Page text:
There is an image doing the rounds on twitter at the moment. Its a visualisation of an old story, the parable of the Monkeys
It happened that there were three monkeys in a cage. Suspended at the top if the cage was a bunch of bananas. There was a ladder from the floor of the cage up to the bananas. One of the monkeys, who was both clever and agile and also liked bananas, decided to head up the ladder to grab a banana.
Imagine his surprise (not to mention that of the other two monkeys) when suddenly a fire hose washed down the cage, blasting all three monkeys over to one side. Cold and shivering, the three monkeys regrouped and thought about what had happened.
Monkeys don’t have a real long memory and, after awhile, a second monkey thought again about the bananas and headed up the ladder. Same thing—a fire hose washed all three monkeys over to the side of the cage. They picked themselves up, shook themselves off and hoped the sun would come out to warm them up.
After another couple of hours, the third monkey couldn’t resist and he went for it. Sure enough, same result—fire hose and cold, wet, miserable monkeys.
Finally, all three monkeys became convinced that going for the bananas was a bad idea, and went on with the rest of their lives.
Then the zookeeper drafted one of the monkeys for another exhibit and replaced him with a new monkey. The new monkey arrived, looked up at the bananas, looked over at the ladder and couldn’t figure out why the other monkeys hadn’t gone for the bananas. He headed for the ladder and got about 1 rung up when the remaining “experienced” monkeys tackled him, dragged him to the floor and pummeled him into submission. He quickly concluded that climbing the ladder wasn’t a good idea.
A week later, the zookeeper replaced the second monkey. Monkeys are somewhat single-minded. The new monkey spied the bananas, headed for the ladder, and the remaining two monkeys tackled him and pummeled him into submission.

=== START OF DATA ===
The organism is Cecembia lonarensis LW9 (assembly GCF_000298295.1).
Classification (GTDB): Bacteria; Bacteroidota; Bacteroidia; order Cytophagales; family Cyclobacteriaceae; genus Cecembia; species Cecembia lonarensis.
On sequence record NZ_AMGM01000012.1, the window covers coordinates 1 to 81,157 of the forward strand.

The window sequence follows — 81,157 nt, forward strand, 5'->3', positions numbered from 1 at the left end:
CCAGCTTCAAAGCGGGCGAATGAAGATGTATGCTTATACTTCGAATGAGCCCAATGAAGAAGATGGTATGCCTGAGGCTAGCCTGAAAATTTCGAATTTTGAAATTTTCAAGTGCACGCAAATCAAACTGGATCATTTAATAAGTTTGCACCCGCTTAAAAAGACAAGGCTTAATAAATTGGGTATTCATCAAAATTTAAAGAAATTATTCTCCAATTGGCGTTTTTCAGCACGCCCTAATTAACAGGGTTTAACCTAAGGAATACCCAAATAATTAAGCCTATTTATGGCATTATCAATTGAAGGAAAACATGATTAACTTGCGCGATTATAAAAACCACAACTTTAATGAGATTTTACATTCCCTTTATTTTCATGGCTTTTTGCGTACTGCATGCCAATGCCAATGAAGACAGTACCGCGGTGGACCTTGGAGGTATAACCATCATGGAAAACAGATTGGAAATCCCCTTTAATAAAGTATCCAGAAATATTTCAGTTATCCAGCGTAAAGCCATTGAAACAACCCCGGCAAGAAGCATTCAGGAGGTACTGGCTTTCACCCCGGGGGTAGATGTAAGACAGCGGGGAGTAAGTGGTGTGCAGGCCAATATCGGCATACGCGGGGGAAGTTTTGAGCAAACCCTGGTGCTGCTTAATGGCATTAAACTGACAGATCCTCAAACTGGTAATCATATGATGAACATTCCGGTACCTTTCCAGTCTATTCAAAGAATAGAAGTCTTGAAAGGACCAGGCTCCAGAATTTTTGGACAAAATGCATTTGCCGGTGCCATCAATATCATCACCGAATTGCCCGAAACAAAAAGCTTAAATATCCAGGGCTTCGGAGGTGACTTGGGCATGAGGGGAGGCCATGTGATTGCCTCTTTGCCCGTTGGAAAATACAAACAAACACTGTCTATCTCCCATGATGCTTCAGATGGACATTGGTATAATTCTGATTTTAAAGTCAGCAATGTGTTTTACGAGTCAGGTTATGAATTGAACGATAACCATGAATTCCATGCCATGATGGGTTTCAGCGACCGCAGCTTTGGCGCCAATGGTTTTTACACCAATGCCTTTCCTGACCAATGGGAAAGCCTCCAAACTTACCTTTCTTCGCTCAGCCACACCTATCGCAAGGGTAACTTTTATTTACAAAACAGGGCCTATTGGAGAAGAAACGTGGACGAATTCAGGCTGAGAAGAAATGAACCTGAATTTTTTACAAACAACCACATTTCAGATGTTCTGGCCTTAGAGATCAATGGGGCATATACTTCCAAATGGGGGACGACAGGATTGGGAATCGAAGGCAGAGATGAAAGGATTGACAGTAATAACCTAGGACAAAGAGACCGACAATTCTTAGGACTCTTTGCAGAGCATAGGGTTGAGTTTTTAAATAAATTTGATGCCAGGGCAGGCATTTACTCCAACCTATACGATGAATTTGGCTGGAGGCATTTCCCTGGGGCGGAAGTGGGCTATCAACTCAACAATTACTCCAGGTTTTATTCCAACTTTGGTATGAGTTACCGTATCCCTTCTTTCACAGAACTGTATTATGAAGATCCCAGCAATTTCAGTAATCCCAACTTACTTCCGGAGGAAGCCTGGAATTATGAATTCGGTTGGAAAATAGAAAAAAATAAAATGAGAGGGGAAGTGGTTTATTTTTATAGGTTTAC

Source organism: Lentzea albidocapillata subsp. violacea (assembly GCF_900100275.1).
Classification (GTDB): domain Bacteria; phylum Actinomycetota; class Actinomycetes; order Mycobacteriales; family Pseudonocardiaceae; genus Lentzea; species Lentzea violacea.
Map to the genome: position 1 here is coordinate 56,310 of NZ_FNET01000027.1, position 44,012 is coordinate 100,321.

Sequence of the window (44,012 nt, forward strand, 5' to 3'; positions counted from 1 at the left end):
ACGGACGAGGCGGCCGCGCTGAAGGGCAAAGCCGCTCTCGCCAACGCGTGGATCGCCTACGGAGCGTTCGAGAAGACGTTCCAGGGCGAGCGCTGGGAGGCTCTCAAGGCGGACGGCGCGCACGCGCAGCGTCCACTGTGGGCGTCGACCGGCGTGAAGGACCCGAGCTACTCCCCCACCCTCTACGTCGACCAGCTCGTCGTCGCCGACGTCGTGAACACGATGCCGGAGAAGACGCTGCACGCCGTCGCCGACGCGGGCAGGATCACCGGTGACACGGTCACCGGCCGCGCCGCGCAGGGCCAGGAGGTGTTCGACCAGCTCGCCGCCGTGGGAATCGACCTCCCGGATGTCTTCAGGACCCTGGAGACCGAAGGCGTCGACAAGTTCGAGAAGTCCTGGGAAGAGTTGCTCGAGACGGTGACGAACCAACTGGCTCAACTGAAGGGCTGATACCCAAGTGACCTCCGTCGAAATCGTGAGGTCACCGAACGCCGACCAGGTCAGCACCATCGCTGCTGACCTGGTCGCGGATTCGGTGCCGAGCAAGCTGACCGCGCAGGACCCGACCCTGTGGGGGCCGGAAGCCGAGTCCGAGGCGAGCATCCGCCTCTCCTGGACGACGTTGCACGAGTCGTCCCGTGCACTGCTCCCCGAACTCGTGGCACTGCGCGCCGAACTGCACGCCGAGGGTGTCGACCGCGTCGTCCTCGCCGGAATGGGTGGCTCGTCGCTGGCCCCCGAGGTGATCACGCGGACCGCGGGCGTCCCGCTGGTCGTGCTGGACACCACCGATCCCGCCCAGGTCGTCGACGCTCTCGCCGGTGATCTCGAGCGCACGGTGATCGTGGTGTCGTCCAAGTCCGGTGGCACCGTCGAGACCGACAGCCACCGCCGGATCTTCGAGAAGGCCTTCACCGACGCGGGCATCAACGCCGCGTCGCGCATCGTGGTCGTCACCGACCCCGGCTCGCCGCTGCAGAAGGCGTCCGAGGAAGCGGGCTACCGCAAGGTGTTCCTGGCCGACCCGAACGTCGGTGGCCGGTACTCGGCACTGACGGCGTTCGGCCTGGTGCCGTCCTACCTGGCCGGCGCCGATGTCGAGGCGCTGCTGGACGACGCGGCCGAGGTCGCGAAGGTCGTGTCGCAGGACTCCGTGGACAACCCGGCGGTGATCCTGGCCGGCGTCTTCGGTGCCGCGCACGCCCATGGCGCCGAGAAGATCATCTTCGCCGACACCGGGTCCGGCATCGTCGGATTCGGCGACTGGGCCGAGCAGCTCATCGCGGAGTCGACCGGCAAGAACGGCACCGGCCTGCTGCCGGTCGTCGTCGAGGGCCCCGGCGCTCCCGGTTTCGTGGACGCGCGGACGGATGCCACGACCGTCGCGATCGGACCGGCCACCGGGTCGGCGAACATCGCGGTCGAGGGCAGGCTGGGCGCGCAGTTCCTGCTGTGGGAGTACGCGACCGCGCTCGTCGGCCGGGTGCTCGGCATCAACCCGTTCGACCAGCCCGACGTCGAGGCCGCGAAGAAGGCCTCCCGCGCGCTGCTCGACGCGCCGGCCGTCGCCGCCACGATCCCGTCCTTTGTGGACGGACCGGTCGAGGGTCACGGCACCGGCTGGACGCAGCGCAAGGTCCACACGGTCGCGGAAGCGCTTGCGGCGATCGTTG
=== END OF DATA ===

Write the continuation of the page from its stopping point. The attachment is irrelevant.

Finally the third monkey was replaced and, you guessed it, the same thing happened. So life went on among the monkeys and after some time the first of the “new” monkeys was replaced with yet another monkey. Sure enough, the new guy saw the bananas, went for the ladder and his two peers then tackled him and beat him into submission.
Why was that? None of these monkeys knew anything about the fire hose. None of them had ever gotten wet for having climbed the ladder in the quest for bananas. Yet the monkeys had been fully culturalized to know that it was a bad idea. And you could likely go on individually replacing monkeys one at a time forever and expect the same result.
Aside from the fact that I’ve used a Chimp for a heading image here and Chimps are Primates, there is another point that we need to think about in this parable. The parable suggests that culture is a bad thing and that we need to learn how to effect change and not be bound by culture. This misses a key point. It ignores the idea that there may have been a very good reason for the cultural evolution in the first place. In this case there was. It’s not about monkeys stopping other monkeys from eating bananas. It is about monkeys protecting themselves and other monkeys from harm.
The greater issue here is loss of memory, loss of understanding and the ignoring of context. One company I worked with where before we made changes to a very old and very patched system we would go and have a chat with the Oracle. The Oracle was one key person in the organisation who knew where the bodies were buried in the system and why certain decisions had been made in the first place. The Oracle was the person who knew the consequences of attempting to go after the bananas and also what the water from the firehose felt like. Working with him we were able to figure out whether the problems encountered in the past still existed and whether or not the context had changed. Or whether by making certain changes the only thing we were going to get for ourselves was a soaking.
Problems arise when we forget technologies and they arise when we forget the reasons things evolved the way they did. Context in important. As Dave Snowden reminds even Context is Contextual Back in the 1990′s the whole re-engineering approach stalled because it forgot context and it forget people.
Context is king.